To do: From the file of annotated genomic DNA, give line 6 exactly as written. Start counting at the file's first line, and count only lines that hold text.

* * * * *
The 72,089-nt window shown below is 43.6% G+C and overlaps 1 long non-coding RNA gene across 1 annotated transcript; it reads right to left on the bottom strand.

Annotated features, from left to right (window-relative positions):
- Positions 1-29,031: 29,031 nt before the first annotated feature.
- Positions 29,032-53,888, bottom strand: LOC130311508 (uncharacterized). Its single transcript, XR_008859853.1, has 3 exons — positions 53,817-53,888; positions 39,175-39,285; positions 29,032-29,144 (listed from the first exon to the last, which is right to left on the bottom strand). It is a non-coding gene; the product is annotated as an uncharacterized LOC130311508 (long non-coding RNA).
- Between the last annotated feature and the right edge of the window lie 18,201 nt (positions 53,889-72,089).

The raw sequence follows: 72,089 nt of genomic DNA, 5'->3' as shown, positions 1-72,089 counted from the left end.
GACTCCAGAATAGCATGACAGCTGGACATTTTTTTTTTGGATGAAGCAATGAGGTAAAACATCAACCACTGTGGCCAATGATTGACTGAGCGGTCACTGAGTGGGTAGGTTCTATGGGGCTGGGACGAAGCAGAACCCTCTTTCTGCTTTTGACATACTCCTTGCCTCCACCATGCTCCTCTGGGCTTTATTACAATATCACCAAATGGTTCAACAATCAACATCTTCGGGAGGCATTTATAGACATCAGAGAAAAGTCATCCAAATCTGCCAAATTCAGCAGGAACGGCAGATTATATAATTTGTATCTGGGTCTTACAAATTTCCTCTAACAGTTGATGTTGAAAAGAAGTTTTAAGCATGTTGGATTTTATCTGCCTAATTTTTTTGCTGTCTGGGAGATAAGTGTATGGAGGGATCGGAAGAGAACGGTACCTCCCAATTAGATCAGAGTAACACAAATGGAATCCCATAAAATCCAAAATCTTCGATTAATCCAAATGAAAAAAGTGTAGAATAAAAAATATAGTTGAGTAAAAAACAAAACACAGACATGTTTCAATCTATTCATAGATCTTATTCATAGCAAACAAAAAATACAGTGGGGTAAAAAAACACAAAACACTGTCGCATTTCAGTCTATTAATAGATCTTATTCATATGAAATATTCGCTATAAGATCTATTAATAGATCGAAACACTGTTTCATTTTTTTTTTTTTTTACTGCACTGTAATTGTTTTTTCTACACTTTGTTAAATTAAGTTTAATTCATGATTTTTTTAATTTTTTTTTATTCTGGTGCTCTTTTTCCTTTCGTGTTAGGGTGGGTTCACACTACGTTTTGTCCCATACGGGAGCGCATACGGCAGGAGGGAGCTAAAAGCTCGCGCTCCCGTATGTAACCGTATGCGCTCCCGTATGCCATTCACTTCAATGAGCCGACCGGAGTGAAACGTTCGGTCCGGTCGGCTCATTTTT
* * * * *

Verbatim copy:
The raw sequence follows: 72,089 nt of genomic DNA, 5'->3' as shown, positions 1-72,089 counted from the left end.